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Wissmann: Connected vehicles are a key component of our mobile future

Hannover, 30 September 2014

CarIT Congress at the IAA Commercial Vehicles

“Cars are reinventing themselves – and are a key component of our mobile future. CarIT provides the foundation for innovations in future generations of vehicles. The German vehicle manufacturers and suppliers are establishing completely new business models in co-operative projects with partners in information technology,” stressed Matthias Wissmann, President of the German Association of the Automotive Industry (VDA) at today’s carIT Congress in Hannover. A total of 350 decision-makers from the automotive and IT sectors, scientists and politicians met under the slogan “Connected Car – the future of mobility” at the IAA Commercial Vehicles 2014. The lectures and keynote speeches focused on topics such as car-to-car communications, e-mobility and IT, infotainment, autonomous driving, intelligent navigation, traffic management and driver assistance systems. The congress was organised by the trade magazine carIT, the VDA and BITKOM.

“The earlier we can get the public excited about the fascinating possibilities of the individual mobility of tomorrow, the quicker innovations will develop into markets,” Wissmann said in his welcoming address. The German automotive industry – manufacturers and suppliers alike – was already in a good position in the field of carIT, he continued. It had invested many billions of euros in this future market and was enhancing its efforts to build a comprehensive new understanding of mobility. “We are forging alliances with IT companies, establishing models for car clubs, and developing alternative propulsion systems with less environmental impact. We need an intensive exchange of ideas and targeted co-operation between ITC providers, energy supply firms and service providers, plus municipalities and investors,” the VDA president explained.

The legislators had to tackle the infrastructural and technical challenges, and create a secure legal framework for all those involved. One of the major challenges, Wissmann said, was harmonising the overall conditions in the European context, and in the global context too. “There is one thing we cannot explain to customers: that after crossing a border, they will no longer be permitted to use familiar functions and features. It must be possible to exchange information in standardised form via defined interfaces. At this point it becomes necessary to join forces and work closely with the national and international policy-makers so that in the future mobility will be safe, comfortable and efficient.”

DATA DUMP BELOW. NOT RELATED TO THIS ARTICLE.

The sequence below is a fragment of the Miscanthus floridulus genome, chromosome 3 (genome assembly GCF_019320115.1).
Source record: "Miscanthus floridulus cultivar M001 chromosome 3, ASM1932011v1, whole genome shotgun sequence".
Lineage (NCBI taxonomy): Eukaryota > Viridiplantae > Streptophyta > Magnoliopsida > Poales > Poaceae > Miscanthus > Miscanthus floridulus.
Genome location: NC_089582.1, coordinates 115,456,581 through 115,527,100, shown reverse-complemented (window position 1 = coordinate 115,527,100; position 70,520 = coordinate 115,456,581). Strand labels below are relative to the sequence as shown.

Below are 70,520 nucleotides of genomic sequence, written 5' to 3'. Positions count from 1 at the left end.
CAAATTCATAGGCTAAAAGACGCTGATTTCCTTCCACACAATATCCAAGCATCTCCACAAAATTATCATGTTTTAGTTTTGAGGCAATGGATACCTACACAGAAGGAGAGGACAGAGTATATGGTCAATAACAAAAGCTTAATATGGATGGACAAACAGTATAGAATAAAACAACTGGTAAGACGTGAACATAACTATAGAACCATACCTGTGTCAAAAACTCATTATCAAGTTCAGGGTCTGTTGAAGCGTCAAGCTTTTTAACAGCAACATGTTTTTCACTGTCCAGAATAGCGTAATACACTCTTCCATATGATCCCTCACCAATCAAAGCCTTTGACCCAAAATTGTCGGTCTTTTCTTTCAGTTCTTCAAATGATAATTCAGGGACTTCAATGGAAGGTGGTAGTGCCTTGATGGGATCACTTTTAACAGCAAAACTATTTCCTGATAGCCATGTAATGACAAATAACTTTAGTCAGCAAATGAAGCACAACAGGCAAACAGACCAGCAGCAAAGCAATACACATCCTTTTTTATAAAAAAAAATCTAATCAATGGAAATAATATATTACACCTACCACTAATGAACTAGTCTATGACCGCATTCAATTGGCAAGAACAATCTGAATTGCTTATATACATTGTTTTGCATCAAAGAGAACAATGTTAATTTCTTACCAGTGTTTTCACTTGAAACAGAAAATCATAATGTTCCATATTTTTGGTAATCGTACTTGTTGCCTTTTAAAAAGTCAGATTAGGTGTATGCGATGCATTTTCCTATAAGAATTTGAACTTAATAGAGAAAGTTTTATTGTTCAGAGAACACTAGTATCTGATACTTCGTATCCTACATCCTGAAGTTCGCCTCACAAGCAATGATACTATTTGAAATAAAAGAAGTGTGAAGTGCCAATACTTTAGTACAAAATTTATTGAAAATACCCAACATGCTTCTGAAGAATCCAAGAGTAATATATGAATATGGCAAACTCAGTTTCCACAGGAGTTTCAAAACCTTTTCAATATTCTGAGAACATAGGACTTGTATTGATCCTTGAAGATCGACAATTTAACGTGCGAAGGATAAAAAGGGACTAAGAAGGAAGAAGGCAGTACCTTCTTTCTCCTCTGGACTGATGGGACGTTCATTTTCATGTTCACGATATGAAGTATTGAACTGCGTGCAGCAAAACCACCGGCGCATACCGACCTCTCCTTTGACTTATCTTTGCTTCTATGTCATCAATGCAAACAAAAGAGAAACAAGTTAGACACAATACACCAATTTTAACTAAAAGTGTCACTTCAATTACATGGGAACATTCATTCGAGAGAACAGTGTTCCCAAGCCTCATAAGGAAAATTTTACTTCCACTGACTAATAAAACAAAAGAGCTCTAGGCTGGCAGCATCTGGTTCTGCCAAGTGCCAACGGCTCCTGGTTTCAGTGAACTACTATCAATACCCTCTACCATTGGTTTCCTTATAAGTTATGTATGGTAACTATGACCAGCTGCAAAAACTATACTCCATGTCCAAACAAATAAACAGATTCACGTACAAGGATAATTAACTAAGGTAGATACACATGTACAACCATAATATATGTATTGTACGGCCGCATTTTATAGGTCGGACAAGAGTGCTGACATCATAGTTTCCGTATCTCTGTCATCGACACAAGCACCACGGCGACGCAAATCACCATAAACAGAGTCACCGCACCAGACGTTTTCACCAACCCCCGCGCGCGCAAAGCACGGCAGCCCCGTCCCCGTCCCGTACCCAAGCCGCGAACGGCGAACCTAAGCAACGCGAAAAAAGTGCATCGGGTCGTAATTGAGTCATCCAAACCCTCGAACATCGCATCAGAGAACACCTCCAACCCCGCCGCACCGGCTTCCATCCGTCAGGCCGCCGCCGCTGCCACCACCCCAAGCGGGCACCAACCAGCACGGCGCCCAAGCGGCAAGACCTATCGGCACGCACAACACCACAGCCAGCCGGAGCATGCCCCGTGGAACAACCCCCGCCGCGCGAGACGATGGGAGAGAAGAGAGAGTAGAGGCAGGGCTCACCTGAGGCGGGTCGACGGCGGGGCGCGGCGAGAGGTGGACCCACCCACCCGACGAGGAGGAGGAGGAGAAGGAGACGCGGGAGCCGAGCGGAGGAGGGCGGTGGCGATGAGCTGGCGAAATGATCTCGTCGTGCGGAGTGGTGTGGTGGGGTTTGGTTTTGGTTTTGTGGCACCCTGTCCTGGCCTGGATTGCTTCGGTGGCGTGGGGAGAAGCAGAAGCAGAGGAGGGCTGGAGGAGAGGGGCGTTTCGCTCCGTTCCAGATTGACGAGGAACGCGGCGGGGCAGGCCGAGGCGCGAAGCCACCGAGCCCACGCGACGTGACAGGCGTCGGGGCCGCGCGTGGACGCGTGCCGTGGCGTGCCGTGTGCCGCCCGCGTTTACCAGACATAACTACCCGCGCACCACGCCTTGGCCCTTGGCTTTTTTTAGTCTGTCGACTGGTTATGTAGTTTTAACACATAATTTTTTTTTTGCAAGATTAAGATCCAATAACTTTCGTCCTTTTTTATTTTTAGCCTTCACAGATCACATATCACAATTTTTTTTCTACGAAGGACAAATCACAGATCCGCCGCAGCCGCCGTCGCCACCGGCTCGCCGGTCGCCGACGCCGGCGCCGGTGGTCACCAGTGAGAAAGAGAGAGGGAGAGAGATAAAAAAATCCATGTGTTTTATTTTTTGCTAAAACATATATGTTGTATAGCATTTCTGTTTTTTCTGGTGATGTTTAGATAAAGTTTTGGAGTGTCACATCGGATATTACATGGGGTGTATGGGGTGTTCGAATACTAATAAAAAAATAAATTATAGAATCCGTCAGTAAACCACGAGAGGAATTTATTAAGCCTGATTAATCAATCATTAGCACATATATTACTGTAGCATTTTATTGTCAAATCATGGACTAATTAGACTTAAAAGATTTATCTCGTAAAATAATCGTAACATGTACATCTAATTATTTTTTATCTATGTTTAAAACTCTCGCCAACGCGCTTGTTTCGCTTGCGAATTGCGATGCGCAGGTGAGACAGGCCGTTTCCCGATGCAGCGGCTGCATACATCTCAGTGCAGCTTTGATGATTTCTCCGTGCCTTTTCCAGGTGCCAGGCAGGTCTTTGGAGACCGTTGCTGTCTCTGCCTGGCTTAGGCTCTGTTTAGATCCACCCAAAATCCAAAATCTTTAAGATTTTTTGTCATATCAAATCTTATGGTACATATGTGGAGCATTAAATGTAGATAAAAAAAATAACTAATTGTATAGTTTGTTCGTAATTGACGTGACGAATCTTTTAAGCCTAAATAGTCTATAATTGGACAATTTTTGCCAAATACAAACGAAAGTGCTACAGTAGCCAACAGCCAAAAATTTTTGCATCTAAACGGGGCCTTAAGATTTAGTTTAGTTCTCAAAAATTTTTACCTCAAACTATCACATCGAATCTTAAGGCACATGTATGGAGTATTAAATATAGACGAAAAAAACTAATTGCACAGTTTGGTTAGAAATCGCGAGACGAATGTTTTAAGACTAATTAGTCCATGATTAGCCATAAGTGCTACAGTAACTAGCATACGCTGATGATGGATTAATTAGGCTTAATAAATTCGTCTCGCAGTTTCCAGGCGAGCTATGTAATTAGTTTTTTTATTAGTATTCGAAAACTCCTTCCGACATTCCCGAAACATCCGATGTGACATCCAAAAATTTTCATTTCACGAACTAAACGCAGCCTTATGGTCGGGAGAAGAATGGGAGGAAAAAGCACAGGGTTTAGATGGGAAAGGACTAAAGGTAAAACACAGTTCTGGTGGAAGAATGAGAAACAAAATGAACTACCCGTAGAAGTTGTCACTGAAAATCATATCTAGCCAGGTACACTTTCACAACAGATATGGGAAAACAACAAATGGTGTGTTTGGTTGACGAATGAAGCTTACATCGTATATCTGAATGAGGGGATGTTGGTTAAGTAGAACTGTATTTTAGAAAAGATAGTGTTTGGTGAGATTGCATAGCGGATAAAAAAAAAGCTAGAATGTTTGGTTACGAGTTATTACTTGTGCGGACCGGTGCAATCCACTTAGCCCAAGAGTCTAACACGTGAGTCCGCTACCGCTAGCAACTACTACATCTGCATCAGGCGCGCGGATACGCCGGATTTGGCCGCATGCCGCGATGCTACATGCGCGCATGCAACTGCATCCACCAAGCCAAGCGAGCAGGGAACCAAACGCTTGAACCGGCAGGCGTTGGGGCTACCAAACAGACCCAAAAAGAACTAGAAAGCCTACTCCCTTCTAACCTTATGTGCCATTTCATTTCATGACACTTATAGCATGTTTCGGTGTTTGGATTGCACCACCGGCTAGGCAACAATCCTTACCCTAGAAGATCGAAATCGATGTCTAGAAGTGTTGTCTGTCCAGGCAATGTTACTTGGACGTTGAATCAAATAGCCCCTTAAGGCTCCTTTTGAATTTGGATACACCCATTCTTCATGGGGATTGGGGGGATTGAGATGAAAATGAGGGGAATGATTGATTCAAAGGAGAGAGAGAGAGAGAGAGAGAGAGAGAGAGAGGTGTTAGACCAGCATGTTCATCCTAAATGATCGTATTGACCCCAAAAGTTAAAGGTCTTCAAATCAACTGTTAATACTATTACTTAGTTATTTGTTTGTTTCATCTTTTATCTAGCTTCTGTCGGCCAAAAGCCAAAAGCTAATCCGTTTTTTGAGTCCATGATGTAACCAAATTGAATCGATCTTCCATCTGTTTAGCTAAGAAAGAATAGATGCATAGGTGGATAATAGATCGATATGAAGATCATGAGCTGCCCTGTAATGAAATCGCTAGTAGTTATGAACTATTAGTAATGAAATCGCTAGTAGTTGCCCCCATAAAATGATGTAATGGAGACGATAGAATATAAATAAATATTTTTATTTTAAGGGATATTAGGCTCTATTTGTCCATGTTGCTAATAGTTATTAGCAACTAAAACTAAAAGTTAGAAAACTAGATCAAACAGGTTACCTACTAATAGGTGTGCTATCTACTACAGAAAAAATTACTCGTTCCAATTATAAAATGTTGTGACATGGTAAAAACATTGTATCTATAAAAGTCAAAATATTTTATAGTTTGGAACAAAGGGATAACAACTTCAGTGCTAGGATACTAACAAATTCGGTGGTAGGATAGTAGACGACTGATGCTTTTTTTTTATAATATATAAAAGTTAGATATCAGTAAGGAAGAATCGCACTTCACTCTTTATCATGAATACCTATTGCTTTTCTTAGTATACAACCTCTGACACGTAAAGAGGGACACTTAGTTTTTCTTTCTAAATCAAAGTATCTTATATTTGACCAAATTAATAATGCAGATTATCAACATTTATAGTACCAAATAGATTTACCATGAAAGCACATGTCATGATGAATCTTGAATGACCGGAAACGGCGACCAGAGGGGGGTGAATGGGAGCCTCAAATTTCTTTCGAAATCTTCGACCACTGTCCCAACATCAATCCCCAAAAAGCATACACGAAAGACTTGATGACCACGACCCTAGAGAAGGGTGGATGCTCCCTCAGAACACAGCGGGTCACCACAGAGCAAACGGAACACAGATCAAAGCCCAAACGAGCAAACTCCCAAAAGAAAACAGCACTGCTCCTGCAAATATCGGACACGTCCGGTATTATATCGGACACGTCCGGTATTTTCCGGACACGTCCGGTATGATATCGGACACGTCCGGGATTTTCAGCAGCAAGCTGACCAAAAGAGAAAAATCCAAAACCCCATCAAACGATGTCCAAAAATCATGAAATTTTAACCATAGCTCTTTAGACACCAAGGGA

Prof. Ulrich Hackenberg, Board Member at Audi AG for Technical Development, underlined in his keynote speech that the important task in the automotive industry now was to shape the future of mobility. He added that powerful driver assistance systems, connected services and car-to-car communication were creating a new connected reality. Piloted driving and parking offered additional benefits in terms of road safety, driving comfort and efficiency.

“The future of carIT lies in connectivity. The ITC industry is instrumental in driving this development forward,” emphasised Prof. Dieter Kempf, President of BITKOM, in his speech entitled “Networks for carIT”. The new vehicle models were computers on wheels. However, their huge computing capacity would be able to achieve its full potential only when connected with other vehicles or backend systems.

In her lecture Brigitte Zypries, Parliamentary State Secretary to the Federal Minister for Economic Affairs and Energy, described the opportunities offered by connected and automated driving. “Greater safety, more comfort, lower emissions – all of this can be realised thanks to modern technologies,” she said. Yet at the same time, she explained, there were some difficult issues to resolve concerning data security and protection, the creation of unified standards and in the law on licensing and traffic rules. Zypries said that the German Government was actively working on this new development. The most important topics were set out in the “Digital Agenda”. Now every possible effort was needed to make the vehicle industry a global leader in digital applications.

“Vehicles are already communication hubs that connect the occupants, the vehicle and the environment. The complete networking of vehicles – the Internet of Cars – enables new customer functions and mobility services,” stressed Elmar Frickenstein, Executive Vice President Electrics/Electronics of the BMW Group, in his presentation.

Dr Michael Gorriz, CIO of Daimler AG, pointed out that the automotive industry was facing its next revolution. “Predictive maintenance, customer-specific mobile services, and service offers in real time will soon be part of normal life due to the analysis of data streams. Large bodies of data on their own, however, are not a sufficient basis for meeting customer needs even better with added-value offers. Total data transparency and confidence in data security have to be given the same priority as using data analytics.”

The whole-day carIT Congress offered more high-calibre speakers, including Oliver Bahns, Global Director Automotive & Aerospace at Hewlett Packard, Sven Gabor Janszky, trend researcher and Director of 2b AHEAD ThinkTanks, Dr Harald Ludanek, Executive Vice President and Head of Research and Development of the Scania Group, Fernando Burgos Herce, Vice President New Business & Innovation at Telefonica Germany, and Dr Burkhard Milke, Director Electrical Systems at Adam Opel AG. The carIT Congress finished with an intensive round of discussions.

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